Nuremberg Trials Legal Precedent

In June 1945, after Germany`s surrender, delegations from the four Allied powers – the United States, Great Britain, France and the Soviet Union – met in London to draft a charter. He created an international tribunal to prosecute German leaders. Article 6 of the Charter described the Tribunal`s jurisdiction or authority: The IMT and other subsequent Allied processes have had mixed success in achieving the first two Allied objectives. While hundreds of Nazi perpetrators were convicted of war crimes, the vast majority were sentenced to prison terms of 20 years or less. In 1955, less than a decade into the Cold War, the Western Allies ended the formal occupation of West Germany and reconstituted the German army. As part of this process, the Western Allies released more than 3,300 imprisoned Nazis. Among those released early were three men convicted by the International Military Tribunal: Grand Admiral Erich Raeder, Walther Funk and Konstantin von Neurath. The Cold War also prevented the IMT from deterring future aggression by setting a precedent for bringing war criminals to justice before an international tribunal. It was not until 1993, after the collapse of the Soviet Union, that another international war crimes trial took place. The Nuremberg Principle IV is legally supported by the jurisprudence of certain articles of the Universal Declaration of Human Rights that deal indirectly with conscientious objection.

[ref. needed] It is also based on the principles set out in paragraph 171 of the Manual on Procedures and Criteria for Determining Refugee Status issued by the Office of the United Nations High Commissioner for Refugees (UNHCR). These principles concern the conditions under which conscientious objectors may apply for refugee status in another country if they are persecuted in their own country because they refuse to participate in an illegal war. The Prague courts were a precedent and a promise. As part of the universal determination to avoid the scourge of war, precedents have been set prohibiting wars of aggression, war crimes and crimes against humanity. The implicit promise to the world is that in the future such crimes will be condemned wherever they are committed and that no person or nation will be above the law. After half a century, it now seems possible that the promise has not yet been kept. 5.2 Post-Nuremberg war crimes trials In particular, the International Military Tribunal and the twelve subsequent Nuremberg trials laid the foundation for the further development of international criminal law.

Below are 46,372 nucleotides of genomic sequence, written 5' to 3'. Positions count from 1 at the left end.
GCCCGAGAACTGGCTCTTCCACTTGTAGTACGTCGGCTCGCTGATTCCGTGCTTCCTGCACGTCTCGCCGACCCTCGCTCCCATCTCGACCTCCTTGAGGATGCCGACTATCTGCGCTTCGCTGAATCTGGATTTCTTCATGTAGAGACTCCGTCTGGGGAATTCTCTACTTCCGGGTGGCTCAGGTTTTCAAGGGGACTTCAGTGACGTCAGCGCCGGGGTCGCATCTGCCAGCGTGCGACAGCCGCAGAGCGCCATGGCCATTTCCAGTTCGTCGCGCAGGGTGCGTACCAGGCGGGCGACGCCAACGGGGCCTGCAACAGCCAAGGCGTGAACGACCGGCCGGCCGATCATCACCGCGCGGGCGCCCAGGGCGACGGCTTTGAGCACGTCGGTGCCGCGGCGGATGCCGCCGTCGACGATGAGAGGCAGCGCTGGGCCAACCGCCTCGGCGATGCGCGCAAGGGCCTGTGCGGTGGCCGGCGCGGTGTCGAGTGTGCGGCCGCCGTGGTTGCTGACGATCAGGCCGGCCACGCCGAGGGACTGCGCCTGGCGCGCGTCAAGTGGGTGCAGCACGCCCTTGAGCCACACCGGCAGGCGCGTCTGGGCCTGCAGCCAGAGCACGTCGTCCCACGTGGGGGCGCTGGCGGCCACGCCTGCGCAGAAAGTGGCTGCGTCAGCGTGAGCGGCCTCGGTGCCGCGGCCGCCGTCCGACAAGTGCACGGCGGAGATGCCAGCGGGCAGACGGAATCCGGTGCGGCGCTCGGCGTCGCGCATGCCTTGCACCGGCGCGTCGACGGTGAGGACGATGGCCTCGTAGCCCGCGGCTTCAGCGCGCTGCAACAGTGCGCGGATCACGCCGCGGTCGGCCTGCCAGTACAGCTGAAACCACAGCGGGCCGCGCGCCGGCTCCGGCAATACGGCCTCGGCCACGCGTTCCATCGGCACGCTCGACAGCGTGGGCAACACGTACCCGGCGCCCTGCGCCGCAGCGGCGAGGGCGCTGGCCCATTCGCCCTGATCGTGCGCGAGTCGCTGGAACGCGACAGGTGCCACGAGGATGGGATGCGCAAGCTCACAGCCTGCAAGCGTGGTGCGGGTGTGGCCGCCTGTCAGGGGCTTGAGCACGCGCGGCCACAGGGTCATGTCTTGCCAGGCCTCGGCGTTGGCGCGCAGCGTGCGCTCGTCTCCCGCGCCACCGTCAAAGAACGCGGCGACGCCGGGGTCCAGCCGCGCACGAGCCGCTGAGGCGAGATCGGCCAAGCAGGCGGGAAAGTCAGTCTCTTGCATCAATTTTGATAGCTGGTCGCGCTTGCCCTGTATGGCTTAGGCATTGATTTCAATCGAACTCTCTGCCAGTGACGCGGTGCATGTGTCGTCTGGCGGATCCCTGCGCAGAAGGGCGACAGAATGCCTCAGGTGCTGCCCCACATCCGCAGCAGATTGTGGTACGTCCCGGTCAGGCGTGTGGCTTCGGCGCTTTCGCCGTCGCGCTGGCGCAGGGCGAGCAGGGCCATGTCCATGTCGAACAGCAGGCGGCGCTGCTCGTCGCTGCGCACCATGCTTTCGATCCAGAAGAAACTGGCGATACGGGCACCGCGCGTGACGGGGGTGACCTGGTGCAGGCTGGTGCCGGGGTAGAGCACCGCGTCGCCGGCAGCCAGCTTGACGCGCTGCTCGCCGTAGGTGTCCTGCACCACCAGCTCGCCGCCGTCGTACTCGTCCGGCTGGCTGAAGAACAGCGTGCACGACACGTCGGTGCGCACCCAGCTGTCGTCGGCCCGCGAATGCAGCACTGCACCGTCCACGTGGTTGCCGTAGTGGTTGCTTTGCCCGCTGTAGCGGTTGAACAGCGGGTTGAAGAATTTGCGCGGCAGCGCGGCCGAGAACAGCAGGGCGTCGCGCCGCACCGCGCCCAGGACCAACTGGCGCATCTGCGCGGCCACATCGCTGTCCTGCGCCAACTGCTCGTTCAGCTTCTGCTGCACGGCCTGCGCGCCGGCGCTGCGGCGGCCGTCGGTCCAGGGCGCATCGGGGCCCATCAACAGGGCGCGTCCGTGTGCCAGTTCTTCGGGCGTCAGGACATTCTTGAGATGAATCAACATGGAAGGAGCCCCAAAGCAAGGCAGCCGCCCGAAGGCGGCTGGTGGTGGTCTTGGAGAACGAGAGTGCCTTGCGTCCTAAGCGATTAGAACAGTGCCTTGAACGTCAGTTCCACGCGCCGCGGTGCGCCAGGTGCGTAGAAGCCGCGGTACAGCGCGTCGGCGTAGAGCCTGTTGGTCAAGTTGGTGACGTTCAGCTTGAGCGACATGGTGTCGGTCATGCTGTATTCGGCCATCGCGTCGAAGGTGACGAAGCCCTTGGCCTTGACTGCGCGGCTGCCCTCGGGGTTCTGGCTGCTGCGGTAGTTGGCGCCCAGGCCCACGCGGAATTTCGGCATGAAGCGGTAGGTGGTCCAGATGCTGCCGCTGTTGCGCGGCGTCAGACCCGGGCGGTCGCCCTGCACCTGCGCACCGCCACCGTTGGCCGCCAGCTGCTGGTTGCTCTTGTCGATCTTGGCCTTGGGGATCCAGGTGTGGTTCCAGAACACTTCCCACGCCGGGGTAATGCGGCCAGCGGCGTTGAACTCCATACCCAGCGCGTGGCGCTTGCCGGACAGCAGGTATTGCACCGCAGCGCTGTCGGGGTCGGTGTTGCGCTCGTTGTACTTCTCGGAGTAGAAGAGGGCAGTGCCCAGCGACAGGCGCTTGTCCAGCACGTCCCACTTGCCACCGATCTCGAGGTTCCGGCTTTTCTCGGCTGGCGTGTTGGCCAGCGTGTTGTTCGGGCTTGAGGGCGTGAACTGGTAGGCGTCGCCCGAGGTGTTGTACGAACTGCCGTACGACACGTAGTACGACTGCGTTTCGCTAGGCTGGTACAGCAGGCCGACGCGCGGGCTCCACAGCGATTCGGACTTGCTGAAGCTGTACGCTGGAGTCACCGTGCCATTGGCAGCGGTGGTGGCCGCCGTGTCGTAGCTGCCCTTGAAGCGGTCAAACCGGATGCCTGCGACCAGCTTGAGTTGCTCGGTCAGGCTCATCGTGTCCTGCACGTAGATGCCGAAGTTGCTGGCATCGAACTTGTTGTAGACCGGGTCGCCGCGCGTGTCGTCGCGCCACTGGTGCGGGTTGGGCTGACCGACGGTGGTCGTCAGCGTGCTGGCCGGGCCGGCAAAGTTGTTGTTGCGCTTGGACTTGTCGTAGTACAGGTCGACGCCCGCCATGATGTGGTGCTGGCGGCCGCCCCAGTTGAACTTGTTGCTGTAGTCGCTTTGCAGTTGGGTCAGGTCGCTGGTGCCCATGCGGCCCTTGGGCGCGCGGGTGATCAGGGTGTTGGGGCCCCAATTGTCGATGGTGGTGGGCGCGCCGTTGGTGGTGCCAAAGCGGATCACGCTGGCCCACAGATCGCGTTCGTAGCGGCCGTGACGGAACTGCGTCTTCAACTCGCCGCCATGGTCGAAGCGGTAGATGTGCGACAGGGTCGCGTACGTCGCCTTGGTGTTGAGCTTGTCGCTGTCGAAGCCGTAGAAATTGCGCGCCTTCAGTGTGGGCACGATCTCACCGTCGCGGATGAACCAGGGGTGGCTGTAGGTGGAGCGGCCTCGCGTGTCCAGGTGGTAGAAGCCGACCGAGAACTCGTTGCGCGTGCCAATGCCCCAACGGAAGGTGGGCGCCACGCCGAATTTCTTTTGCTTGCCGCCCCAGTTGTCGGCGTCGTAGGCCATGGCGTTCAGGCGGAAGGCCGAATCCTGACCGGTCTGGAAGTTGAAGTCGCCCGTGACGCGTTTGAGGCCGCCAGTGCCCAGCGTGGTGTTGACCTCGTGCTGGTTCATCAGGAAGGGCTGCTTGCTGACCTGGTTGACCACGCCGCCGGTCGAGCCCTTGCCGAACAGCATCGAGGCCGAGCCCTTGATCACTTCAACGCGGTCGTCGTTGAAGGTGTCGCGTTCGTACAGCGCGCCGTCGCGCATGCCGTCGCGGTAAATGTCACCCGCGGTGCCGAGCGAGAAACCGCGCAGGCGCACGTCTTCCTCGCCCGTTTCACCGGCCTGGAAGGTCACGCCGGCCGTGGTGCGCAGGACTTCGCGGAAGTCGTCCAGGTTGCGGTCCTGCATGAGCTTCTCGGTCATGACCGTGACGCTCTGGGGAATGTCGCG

This acute disagreement has not been fully expressed, especially because it relates to a foreign policy issue on which this nation has already acted and on which debate may seem pointless or, worse, only tarnish the prestige and power of this country abroad. Moreover, for the casual reader of the newspaper, the long-term effects of the process are not obvious. He sees very clearly that in the dock are a number of well-known men who clearly deserve to be punished. And it is gratifying to note that four victorious nations that disagreed on all post-war issues joined forces through a miracle of administrative skills in a process that overcomes the obstacles of different languages, professional habits and legal traditions. But the deepest observer is aware that the foundations of the Nuremberg trials may mark a turning point in modern law. Contrary to initial plans, no subsequent international tribunal was held because the four Allies could not agree on joint follow-up trials. 5.3.1 Historical introduction The Nuremberg and Tokyo trials were based on the desire that atrocities similar to those committed during the Second World War “never be repeated.” In 1948, the United Nations General Assembly adopted a resolution declaring: “As the international community develops, there will be a growing need for an international judicial body to prosecute certain crimes under international law.” (13) Initiatives to create such an institution were taken as early as 1937 by the League of Nations, which drew up a convention establishing an international criminal court, but the Cold War led to a blockade by the international community and the issue fell into oblivion.

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